Jianghuai Auto Slumps After Announcing Recall: Shanghai Mover

Anhui Jianghuai Automobile Co. (600418), Ltd. slumped the most in more than four years in Shanghai trading after the automaker announced the biggest recall of vehicles in China since November.

Shares of Anhui Jianghuai dropped by its 10 percent daily limit to 6.41 yuan in Shanghai trading, the biggest decrease since February 2009. The stock was suspended yesterday. The benchmark Shanghai Composite Index rose 0.8 percent to 2,257.43.

The Anhui-based carmaker will recall 117,072 Tongyue model cars in China starting March 30, China’s quality regulator said on its website today, after a China Central Television reported the company sold vehicles with rusted chassis. The recall underscores the quality concerns dogging Chinese automakers as they continue to lose market share to foreign brands owned by General Motors Co. (GM) and Volkswagen AG.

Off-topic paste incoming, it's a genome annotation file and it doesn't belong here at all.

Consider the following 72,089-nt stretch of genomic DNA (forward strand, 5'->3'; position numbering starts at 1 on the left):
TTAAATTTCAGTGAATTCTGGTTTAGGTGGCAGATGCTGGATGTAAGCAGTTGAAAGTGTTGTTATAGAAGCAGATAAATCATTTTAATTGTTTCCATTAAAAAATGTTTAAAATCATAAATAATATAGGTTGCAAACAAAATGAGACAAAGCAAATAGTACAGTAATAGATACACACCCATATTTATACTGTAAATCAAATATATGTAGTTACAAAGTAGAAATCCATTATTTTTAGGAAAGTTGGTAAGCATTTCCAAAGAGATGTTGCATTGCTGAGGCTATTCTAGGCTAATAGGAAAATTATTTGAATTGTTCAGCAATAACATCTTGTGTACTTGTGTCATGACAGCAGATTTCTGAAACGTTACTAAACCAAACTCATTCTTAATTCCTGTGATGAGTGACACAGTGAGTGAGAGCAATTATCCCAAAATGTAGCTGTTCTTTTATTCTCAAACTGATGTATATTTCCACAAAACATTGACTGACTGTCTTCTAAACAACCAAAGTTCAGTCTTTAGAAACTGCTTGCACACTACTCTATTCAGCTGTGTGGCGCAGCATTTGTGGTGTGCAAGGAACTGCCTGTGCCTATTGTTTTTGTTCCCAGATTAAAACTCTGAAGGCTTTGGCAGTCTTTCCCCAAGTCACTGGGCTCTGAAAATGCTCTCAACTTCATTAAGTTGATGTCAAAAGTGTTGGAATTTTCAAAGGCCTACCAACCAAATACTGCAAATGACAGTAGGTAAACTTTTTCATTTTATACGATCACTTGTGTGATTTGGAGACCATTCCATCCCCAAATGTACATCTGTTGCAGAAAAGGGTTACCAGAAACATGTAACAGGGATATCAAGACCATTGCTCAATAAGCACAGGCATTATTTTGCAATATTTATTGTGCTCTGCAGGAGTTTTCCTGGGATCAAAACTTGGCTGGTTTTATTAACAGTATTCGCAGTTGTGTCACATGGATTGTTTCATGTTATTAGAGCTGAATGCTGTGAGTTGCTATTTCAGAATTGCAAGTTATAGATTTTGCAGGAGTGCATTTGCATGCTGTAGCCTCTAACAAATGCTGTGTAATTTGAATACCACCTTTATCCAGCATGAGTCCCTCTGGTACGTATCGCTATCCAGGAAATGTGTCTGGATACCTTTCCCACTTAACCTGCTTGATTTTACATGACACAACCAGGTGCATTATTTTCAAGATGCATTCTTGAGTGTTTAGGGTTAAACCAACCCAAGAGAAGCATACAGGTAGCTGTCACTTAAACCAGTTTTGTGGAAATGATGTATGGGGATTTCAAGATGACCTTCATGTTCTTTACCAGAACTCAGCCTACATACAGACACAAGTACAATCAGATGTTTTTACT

Rusting on the Tongyue occurred because the vehicles, first introduced in 2008, didn’t meet some technical standards, the company said in a statement to the Shanghai Stock Exchange today, following CCTV’s annual consumer rights program on March 15 that also singled out Volkswagen vehicles with defective gearbox systems.

Jianghuai Auto has produced 119,271 Tongyue cars as of Dec. 31, 2011 and the recall will have some impact on its 2012 financial results, the company said in the statement.

China has introduced recall laws this year that give the country’s quality watchdog broader powers to order investigations and impose fines should manufacturers and importers fail to recall faulty products in a timely manner.

Volkswagen (VOW) said on March 16 it plans to recall vehicles in China after CCTV said some owners reported abnormal vibrations, loss of power and sudden acceleration in their cars. In November, a unit of Zhejiang Geely Holding Group Co. widened an initial recall to 255,958 vehicles due to risks of leakage from improperly placed fuel tanks.

To contact Bloomberg News staff for this story: Penny Peng in Beijing at ppeng18@bloomberg.net

To contact the editor responsible for this story: Young-Sam Cho at ycho2@bloomberg.net

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